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  • Writer's pictureKelly

A Trip to the Hardware Store

One of Steve's greatest joys in life is strolling down the aisles of Home Depot or Lowe's. Even without a specific project in mind, he gets lost in the possibilities.

The hardware store experience in Honduras is...well, different. Thankfully, there is no shortage of them. It feels like every corner has one―sometimes two or three side-by-side. And while that makes hunting for a particular item easier (if one store doesn't have it, just move on down the street to the next one), the search for a simple wall screw can still take an hour. The stores are usually small, cramped and overstuffed with products. And no clearly organized aisles divided into categories like plumbing, electric and paint. In fact, you can't even look at or touch the products at a Honduran hardware store. Everything is kept behind a counter attended by a clerk. So you have to ask for the item...meaning you have to know what that item is Spanish. And trust me, "doohickey" and "thingamabob" just don't translate.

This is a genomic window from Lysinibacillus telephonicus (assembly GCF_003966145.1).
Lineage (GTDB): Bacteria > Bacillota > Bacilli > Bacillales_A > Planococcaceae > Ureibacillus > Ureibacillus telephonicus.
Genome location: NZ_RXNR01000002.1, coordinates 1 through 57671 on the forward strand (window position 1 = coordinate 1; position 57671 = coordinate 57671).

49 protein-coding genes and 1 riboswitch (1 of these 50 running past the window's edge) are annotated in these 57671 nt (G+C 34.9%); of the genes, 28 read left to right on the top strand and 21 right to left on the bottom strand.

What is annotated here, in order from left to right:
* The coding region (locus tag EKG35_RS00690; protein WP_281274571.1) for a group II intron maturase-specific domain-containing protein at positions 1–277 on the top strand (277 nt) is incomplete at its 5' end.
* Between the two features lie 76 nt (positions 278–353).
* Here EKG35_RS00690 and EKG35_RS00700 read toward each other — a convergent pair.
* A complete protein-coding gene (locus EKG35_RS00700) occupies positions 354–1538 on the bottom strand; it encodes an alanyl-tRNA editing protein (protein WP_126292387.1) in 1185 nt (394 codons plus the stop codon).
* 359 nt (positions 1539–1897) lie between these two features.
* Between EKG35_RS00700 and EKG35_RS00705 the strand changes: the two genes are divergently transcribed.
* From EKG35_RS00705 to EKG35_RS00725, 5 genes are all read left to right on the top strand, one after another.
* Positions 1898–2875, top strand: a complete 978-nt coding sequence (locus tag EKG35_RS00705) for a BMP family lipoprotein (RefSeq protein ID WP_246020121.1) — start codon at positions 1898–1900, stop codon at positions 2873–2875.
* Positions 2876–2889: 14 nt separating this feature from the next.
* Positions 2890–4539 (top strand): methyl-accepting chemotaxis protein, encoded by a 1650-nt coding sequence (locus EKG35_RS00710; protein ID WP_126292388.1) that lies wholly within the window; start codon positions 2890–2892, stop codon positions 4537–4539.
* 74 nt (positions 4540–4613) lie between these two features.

Needless to say, I've spent a lot of time waiting around a hardware store while Steve struggled to communicate exactly which whatchamacallit was necessary. And, lately, I've been impressed by the number of women we've met working in these stores.

Meet Vilma. Ask her what size tube you need to install an electric water heater and she can tell you that and recommend an appropriate adhesive.

These aren't just your everyday clerks. They know everything about seemingly everything. From light bulbs to table saws and screws to generators, these ladies know their hardware. Now I know that there are plenty of women that are experts in maintenance, plumbing, wiring, etc. in the USA. But it feels like every mom-and-pop shop here in Honduras has their very own Beth the Builder. And, quite frankly, I'm impressed...and a little intimidated by their super powers!


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